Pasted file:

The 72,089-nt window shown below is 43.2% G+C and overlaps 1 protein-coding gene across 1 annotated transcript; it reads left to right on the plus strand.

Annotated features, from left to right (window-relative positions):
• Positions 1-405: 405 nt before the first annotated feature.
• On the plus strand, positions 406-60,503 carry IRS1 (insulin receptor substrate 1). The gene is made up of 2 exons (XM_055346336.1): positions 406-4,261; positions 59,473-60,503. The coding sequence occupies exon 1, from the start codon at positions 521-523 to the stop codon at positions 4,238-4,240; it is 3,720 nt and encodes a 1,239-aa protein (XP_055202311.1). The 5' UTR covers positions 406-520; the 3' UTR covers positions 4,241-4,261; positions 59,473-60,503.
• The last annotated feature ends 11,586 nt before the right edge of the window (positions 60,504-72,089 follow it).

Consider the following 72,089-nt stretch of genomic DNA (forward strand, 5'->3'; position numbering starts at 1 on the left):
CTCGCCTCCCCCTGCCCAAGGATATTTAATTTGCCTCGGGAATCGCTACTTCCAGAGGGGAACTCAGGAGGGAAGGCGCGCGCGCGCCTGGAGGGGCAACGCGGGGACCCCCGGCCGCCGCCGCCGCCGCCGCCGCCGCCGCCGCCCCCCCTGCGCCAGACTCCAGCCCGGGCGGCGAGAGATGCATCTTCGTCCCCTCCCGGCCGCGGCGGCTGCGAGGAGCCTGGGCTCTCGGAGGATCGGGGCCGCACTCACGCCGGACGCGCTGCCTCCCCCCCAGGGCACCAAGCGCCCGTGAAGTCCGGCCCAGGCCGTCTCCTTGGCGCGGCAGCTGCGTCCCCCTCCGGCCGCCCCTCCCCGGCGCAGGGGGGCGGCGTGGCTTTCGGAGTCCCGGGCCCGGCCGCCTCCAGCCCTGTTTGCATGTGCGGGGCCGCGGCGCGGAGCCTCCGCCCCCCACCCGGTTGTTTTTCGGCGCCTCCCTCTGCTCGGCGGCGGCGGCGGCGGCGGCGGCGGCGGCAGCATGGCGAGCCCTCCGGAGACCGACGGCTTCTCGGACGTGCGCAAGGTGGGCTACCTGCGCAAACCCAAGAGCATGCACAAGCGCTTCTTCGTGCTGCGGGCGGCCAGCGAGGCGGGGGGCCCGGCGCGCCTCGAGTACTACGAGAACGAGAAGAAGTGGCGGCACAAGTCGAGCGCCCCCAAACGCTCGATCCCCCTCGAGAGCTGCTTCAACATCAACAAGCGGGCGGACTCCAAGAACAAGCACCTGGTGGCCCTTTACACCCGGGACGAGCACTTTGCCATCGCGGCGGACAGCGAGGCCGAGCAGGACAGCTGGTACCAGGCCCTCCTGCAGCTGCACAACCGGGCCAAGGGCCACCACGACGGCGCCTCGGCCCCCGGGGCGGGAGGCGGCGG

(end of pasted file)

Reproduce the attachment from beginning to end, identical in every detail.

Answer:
The 72,089-nt window shown below is 43.2% G+C and overlaps 1 protein-coding gene across 1 annotated transcript; it reads left to right on the plus strand.

Annotated features, from left to right (window-relative positions):
• Positions 1-405: 405 nt before the first annotated feature.
• On the plus strand, positions 406-60,503 carry IRS1 (insulin receptor substrate 1). The gene is made up of 2 exons (XM_055346336.1): positions 406-4,261; positions 59,473-60,503. The coding sequence occupies exon 1, from the start codon at positions 521-523 to the stop codon at positions 4,238-4,240; it is 3,720 nt and encodes a 1,239-aa protein (XP_055202311.1). The 5' UTR covers positions 406-520; the 3' UTR covers positions 4,241-4,261; positions 59,473-60,503.
• The last annotated feature ends 11,586 nt before the right edge of the window (positions 60,504-72,089 follow it).

Consider the following 72,089-nt stretch of genomic DNA (forward strand, 5'->3'; position numbering starts at 1 on the left):
CTCGCCTCCCCCTGCCCAAGGATATTTAATTTGCCTCGGGAATCGCTACTTCCAGAGGGGAACTCAGGAGGGAAGGCGCGCGCGCGCCTGGAGGGGCAACGCGGGGACCCCCGGCCGCCGCCGCCGCCGCCGCCGCCGCCGCCGCCCCCCCTGCGCCAGACTCCAGCCCGGGCGGCGAGAGATGCATCTTCGTCCCCTCCCGGCCGCGGCGGCTGCGAGGAGCCTGGGCTCTCGGAGGATCGGGGCCGCACTCACGCCGGACGCGCTGCCTCCCCCCCAGGGCACCAAGCGCCCGTGAAGTCCGGCCCAGGCCGTCTCCTTGGCGCGGCAGCTGCGTCCCCCTCCGGCCGCCCCTCCCCGGCGCAGGGGGGCGGCGTGGCTTTCGGAGTCCCGGGCCCGGCCGCCTCCAGCCCTGTTTGCATGTGCGGGGCCGCGGCGCGGAGCCTCCGCCCCCCACCCGGTTGTTTTTCGGCGCCTCCCTCTGCTCGGCGGCGGCGGCGGCGGCGGCGGCGGCGGCAGCATGGCGAGCCCTCCGGAGACCGACGGCTTCTCGGACGTGCGCAAGGTGGGCTACCTGCGCAAACCCAAGAGCATGCACAAGCGCTTCTTCGTGCTGCGGGCGGCCAGCGAGGCGGGGGGCCCGGCGCGCCTCGAGTACTACGAGAACGAGAAGAAGTGGCGGCACAAGTCGAGCGCCCCCAAACGCTCGATCCCCCTCGAGAGCTGCTTCAACATCAACAAGCGGGCGGACTCCAAGAACAAGCACCTGGTGGCCCTTTACACCCGGGACGAGCACTTTGCCATCGCGGCGGACAGCGAGGCCGAGCAGGACAGCTGGTACCAGGCCCTCCTGCAGCTGCACAACCGGGCCAAGGGCCACCACGACGGCGCCTCGGCCCCCGGGGCGGGAGGCGGCGG